Tags: childcare | corporate | farmland | responsibility

One Big Obstacle to Warren's Big Ideas

democratic presidential candidate sen elizabeth warren speaks to residents in iowa

Democratic presidential candidate Sen. Elizabeth Warren, D-Mass., speaks to local residents during a meet and greet, Sunday, May 26, 2019, in Ottumwa, Iowa.(Charlie Neibergall/AP)

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Thursday, 13 June 2019 01:36 PM Current | Bio | Archive

Elizabeth Warren, now experiencing a boomlet in early primary states, has a lot of far-reaching policy proposals — and those proposals have a lot of admirers.

They’ve given her "momentum," reports Michael Scherer in The Washington Post.

In The New Yorker, John Cassidy writes that "the ambition and level of detail in Warren’s plans have put her at an advantage." Warren’s ideas have even won some praise on Fox News.

Tucker Carlson said that sometimes "she sounds like Donald Trump at his best," which was meant to be a compliment.

But the more big ideas someone has, the more likely it is that some of them are very bad ones. It is a potential that Sen. Warren has realized.

And some of her ideas are downright demagogic.

Her childcare proposal would have the federal government cover all childcare costs for households making less than twice the poverty line — roughly $50,000 for a family of four.

It would also pay out enough to cap everyone else’s costs at 7 percent of income.

Child care is more expensive than that almost everywhere, so the plan would be expensive.

Presumably the federal government would try to limit costs through regulation rather than help the most affluent families in America send their children to the luxury spa version of child care. In that case, though, the plan would amount to more of a federal takeover of the field than advertised.

Perhaps Warren has not thought that through; or perhaps she is not being upfront about it, because Americans have justified doubts about how well the government would run child care.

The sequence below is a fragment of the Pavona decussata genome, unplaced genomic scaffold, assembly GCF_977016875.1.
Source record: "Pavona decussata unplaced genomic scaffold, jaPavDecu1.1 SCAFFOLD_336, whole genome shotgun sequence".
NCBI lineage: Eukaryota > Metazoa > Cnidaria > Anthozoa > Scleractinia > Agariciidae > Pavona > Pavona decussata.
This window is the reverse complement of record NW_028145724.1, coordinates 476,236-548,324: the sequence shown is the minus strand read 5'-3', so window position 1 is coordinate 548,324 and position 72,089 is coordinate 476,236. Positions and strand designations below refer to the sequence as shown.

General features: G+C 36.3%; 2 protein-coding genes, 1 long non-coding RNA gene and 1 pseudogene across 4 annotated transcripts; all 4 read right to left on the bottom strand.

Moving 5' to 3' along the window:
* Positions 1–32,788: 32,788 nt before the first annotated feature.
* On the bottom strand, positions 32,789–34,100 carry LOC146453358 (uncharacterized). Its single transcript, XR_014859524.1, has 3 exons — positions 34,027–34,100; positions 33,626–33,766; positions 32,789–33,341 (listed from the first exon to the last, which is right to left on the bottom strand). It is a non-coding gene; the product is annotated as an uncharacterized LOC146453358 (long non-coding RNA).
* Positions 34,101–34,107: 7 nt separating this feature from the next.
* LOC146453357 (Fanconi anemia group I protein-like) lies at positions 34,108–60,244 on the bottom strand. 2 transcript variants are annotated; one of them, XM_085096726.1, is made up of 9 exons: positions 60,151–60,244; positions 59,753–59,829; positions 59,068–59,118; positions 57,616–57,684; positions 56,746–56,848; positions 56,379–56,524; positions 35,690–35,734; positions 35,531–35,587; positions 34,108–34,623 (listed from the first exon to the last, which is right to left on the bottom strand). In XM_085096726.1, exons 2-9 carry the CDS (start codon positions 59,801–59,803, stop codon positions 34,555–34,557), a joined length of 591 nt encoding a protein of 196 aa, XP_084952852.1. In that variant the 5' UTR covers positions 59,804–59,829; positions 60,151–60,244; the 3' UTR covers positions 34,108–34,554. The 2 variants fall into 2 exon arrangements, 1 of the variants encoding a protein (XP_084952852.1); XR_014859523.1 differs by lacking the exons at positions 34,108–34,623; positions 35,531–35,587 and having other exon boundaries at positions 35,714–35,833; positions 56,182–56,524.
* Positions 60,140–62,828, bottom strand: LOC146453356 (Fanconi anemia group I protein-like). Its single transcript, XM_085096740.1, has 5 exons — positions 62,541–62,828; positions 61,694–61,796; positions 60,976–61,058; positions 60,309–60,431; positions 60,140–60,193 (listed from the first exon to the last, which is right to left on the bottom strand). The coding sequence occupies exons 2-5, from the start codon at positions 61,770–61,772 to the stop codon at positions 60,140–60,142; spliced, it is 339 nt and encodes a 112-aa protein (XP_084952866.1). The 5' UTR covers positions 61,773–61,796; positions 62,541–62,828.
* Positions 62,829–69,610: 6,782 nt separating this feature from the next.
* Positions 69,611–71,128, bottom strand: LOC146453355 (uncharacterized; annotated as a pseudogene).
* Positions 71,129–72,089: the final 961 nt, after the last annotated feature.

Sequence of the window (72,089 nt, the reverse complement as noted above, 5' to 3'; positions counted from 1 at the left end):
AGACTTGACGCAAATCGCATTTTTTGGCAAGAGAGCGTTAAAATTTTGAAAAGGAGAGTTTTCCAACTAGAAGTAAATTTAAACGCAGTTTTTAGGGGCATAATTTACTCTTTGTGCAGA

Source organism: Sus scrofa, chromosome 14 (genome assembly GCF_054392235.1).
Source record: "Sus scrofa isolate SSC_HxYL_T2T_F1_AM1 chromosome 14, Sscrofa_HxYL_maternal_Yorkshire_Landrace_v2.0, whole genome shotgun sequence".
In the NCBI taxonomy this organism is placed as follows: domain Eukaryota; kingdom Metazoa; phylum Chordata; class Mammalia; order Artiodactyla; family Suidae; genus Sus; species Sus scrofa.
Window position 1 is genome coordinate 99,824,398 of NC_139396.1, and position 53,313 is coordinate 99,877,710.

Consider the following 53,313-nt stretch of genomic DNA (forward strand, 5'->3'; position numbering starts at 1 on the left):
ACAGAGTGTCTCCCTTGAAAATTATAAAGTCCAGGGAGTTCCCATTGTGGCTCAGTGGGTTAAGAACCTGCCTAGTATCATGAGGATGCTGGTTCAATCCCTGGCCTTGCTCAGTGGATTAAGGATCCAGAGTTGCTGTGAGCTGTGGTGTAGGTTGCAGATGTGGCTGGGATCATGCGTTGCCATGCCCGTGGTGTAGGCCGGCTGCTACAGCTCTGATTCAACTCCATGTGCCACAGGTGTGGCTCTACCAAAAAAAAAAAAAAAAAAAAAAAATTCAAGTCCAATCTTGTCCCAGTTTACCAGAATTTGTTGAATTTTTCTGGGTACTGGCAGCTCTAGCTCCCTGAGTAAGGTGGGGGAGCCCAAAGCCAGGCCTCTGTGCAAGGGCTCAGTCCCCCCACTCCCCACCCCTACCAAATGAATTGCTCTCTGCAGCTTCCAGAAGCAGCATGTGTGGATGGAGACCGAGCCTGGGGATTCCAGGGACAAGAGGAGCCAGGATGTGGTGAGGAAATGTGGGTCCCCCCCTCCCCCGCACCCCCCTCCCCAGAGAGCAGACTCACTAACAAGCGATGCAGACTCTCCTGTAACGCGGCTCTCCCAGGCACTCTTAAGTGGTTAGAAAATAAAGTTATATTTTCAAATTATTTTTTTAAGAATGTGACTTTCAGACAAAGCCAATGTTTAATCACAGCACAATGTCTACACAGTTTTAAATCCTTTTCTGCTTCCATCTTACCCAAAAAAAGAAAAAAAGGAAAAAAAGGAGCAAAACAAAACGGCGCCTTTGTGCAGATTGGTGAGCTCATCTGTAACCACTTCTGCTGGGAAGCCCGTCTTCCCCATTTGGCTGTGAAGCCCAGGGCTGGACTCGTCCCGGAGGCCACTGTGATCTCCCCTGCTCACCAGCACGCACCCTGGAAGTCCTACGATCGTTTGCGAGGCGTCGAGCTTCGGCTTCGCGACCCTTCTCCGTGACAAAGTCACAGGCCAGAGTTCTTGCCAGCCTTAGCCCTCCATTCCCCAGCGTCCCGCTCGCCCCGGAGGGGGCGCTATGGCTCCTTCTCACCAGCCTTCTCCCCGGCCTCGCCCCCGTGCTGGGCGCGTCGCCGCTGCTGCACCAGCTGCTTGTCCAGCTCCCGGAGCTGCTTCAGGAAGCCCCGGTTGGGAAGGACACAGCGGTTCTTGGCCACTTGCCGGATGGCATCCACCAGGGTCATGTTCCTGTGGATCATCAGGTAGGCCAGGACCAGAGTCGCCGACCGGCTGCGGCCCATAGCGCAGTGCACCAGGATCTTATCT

Meanwhile, families where one parent stays home to care for children — the arrangement three-fifths of Americans say is best for children — would get nothing from Warren’s plan.

Then there’s Warren’s proposal to cancel student debt and make public universities free. The harder current young graduates have worked to pay off their debts, the more this proposal would make them suckers, as it would wipe out current loans but not reimburse them for debt already paid off.

It would also be a large upward transfer of wealth: One estimate has the top 40 percent of borrowing households getting two-thirds of the benefits. "Populism" can be a sweet deal for affluent families, it turns out.

The Corporate Executive Responsibility Act, a Warren bill, would lower the standard for criminal liability. Executives of large companies could be thrown in jail for mere "negligence" — even, that is, if they didn’t realize their companies were doing anything potentially illegal.

That change would, as she says, make it impossible for corporate wrongdoers to "escape the threat of prosecution so long as no one can prove exactly what they knew." By design, though, it would also make it possible to prosecute people who hadn’t knowingly done wrong.

Warren wants to ban foreigners from buying farmland, complaining that "Foreign companies and countries like China and Saudi Arabia already own 25 million acres of American farmland."

Her ultimate source for that figure is a Department of Agriculture report about land holdings as of 2011.

She makes it sound ominous, but it turns out that Canada, the Netherlands, Germany, Portugal and the U.K. are "countries like China and Saudi Arabia," accounting for more than 16 million acres of that total. Portugal alone owned six times as much farmland as the Saudis. (A more recent iteration of the report tells the same basic story.)

From Bill Clinton’s administration onward, voters have been much more likely to punish than to reward presidents for pushing ahead with bold ideas. In practice, they seem to understand something about the limited ability of government officials to change the world for the better, and the risks of their trying — something that Sen. Warren and her fans don’t.

Ramesh Ponnuru is a Bloomberg View columnist. He is a senior editor of National Review and the author of "The Party of Death: The Democrats, the Media, the Courts, and the Disregard for Human Life." To read more of his reports — Click Here Now.

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RameshPonnuru
From Bill Clinton’s administration onward, voters have been much more likely to punish than to reward presidents for pushing ahead with bold ideas. In practice, they seem to understand something about the limited ability of government officials to change the world.
childcare, corporate, farmland, responsibility
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2019-36-13
Thursday, 13 June 2019 01:36 PM
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